Saturday, January 21, 2012

2012-01-21 "Oakland hearing focuses on boys and men of color" by Jill Tucker from "San Francisco Chronicle"
A standing-room-only crowd of elected officials, religious leaders, community activists, educators and children filled a downtown Oakland auditorium Friday afternoon to address the needs of young men and boys of color and the obstacles they face in their schools and on the streets.
Addressing high incarceration rates, unemployment, violence and dropout rates is an "enormous" task, said Oakland City Councilman Larry Reid. The focus needs to be on creating job opportunities, saving lives and giving men and boys a sense of hope to achieve, he said. "We cannot lose any more young men to the violence that occurs in our streets."
The hearing of the Assembly's Select Committee on the Status of Boys and Men of Color in the Elihu Harris State Building, was chaired by Assemblyman Sandre Swanson, D-Alameda, and included speakers from health agencies, schools, and community organizations who testified about successful programs as well as barriers to success.
"Boys and young men of color in California face triple jeopardy: They grow up in poor families, live in poor neighborhoods and attend poor schools," said Junious Williams, chief executive officer of the Urban Strategies Council. "These barriers make it very difficult for them to rise above their circumstances."
The scope of the problem - the statistics about African American and Latino males - is clear, said Dr. Tony Iton, senior vice president for Healthy Communities at the California Endowment.
For example, a black boy in Oakland, on average, will die 15 years earlier than a white boy born in the hills, he said.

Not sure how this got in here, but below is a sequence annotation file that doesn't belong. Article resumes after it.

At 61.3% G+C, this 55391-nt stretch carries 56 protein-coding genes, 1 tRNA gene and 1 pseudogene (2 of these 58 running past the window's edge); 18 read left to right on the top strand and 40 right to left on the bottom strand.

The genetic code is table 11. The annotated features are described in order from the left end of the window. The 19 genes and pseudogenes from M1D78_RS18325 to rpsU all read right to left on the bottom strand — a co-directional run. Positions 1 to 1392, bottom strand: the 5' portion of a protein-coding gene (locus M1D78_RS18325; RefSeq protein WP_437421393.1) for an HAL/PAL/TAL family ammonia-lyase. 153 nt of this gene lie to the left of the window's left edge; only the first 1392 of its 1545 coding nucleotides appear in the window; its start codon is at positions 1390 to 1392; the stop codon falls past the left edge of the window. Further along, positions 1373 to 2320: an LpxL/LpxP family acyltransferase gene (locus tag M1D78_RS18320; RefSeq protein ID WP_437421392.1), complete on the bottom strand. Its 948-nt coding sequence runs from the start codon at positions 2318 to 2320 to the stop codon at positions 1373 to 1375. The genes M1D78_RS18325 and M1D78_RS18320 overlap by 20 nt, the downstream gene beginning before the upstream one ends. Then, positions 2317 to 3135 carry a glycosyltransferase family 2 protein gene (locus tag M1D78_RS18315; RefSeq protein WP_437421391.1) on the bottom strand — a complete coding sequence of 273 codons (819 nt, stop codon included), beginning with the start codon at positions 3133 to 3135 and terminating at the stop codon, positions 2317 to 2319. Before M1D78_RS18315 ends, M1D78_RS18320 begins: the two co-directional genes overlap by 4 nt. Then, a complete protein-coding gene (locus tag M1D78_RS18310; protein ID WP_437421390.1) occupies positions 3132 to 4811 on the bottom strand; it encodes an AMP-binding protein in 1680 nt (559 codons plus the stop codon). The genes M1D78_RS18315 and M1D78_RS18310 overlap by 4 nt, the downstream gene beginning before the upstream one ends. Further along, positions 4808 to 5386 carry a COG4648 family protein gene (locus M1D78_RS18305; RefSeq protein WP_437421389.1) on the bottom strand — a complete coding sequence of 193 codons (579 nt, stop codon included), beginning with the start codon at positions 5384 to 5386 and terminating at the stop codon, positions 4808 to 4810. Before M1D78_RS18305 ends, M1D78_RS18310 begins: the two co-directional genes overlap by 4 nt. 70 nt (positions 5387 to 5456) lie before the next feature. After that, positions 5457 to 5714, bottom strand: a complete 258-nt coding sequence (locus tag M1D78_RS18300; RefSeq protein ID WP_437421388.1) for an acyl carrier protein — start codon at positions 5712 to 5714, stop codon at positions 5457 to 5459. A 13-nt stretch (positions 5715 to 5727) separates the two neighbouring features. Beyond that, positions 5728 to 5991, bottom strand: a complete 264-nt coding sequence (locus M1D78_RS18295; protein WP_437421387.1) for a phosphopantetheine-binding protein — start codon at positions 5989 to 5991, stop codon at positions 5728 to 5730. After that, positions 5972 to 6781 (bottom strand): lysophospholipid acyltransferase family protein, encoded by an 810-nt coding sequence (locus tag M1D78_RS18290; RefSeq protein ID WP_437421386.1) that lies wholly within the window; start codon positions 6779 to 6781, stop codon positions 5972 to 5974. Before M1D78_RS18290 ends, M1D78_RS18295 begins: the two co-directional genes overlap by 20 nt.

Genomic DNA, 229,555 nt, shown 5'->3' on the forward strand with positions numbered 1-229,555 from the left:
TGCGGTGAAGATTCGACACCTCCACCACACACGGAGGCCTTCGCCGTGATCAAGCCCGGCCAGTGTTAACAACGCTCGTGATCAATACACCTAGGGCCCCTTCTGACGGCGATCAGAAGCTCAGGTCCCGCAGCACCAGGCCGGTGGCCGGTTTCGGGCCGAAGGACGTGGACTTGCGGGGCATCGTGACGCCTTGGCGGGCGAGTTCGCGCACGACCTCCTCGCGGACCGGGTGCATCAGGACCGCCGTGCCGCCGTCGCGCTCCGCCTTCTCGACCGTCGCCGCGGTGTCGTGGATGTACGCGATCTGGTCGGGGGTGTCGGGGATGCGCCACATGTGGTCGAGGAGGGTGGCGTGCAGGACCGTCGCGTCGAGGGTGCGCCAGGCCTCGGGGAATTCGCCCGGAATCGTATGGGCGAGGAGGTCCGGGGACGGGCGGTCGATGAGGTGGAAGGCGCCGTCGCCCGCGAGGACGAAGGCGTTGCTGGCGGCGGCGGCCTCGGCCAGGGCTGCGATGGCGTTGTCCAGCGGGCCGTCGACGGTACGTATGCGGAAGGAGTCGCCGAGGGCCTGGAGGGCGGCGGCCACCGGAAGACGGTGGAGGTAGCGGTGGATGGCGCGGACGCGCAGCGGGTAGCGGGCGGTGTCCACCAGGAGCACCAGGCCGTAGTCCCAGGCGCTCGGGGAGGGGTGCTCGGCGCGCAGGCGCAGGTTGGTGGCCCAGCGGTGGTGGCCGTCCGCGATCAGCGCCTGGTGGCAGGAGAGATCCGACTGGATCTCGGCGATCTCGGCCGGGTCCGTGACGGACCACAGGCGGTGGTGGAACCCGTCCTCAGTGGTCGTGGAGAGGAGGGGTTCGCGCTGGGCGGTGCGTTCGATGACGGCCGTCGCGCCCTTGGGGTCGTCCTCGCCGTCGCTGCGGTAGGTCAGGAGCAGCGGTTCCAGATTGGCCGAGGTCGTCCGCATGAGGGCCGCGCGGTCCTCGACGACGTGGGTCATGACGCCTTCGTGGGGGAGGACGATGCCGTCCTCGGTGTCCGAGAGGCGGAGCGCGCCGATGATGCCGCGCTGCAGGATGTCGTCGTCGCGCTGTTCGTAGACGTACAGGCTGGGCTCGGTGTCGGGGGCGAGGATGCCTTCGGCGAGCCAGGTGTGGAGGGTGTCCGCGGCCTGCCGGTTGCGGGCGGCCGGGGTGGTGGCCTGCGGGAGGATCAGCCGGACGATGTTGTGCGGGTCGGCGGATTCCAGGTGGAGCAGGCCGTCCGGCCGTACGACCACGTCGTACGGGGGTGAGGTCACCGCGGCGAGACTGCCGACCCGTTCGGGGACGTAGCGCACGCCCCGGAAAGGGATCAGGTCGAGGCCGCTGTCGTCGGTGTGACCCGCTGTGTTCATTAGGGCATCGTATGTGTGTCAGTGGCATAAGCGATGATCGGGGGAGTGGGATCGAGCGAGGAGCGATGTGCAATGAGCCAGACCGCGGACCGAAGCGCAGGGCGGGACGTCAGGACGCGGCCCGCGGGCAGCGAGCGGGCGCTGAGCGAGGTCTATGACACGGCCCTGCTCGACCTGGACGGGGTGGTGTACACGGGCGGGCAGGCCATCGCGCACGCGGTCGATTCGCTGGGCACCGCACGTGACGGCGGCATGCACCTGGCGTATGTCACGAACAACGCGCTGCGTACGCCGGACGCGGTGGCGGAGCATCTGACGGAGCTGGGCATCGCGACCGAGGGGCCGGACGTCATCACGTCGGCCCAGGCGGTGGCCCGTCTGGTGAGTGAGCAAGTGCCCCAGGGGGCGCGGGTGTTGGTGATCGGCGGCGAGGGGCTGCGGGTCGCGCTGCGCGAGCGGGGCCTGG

"We can reset the odds," Iton said. "We need all hands on deck."
The loudest applause of the day was reserved for children and teens who spoke during the hearing.
Indigo Byers, 12, called for policies that recognize the diversity of needs within schools and communities.
"The policies are made for the perfect child," she said.
She also argued for the removal of police in schools, a presence that does more to intimidate children than protect them.
Kimante Smith, 18, of Oakland Kids First, asked for more programs that promote leadership and teaches boys to be better men, and "not a statistic."
Several speakers addressed the need for job training and employment opportunities, including the spending of tax dollars to do the public's business in communities with the highest rates of men and boys of color.
"Fifty percent of African American men are unemployed," said Olis Simmons, president and CEO of Youth UpRising. "How is that possible?"
Speakers noted that research shows that an African American man who graduates from high school adds $681,000 extra in tax dollars for the state over a lifetime, and a male Latino high school graduate generates an additional $451,000.
"Young people are one of our greatest assets and the best indicator of our state's future prosperity and health," Iton said. "The future of California is tied to the future of boys and young men of color."

Attendees register in the Elihu Harris State Office Building where state and local officials will meet to discuss how to improve life chances for young men of color on Friday, January 20, 2011 in Oakland, Calif.
Photo: Dania Maxwell / Special to The Chronicle

Minister Keith Muhammad participates in an Assembly committee hearing on the status of young men of color.
Photo: Dania Maxwell / Special to The Chronicle

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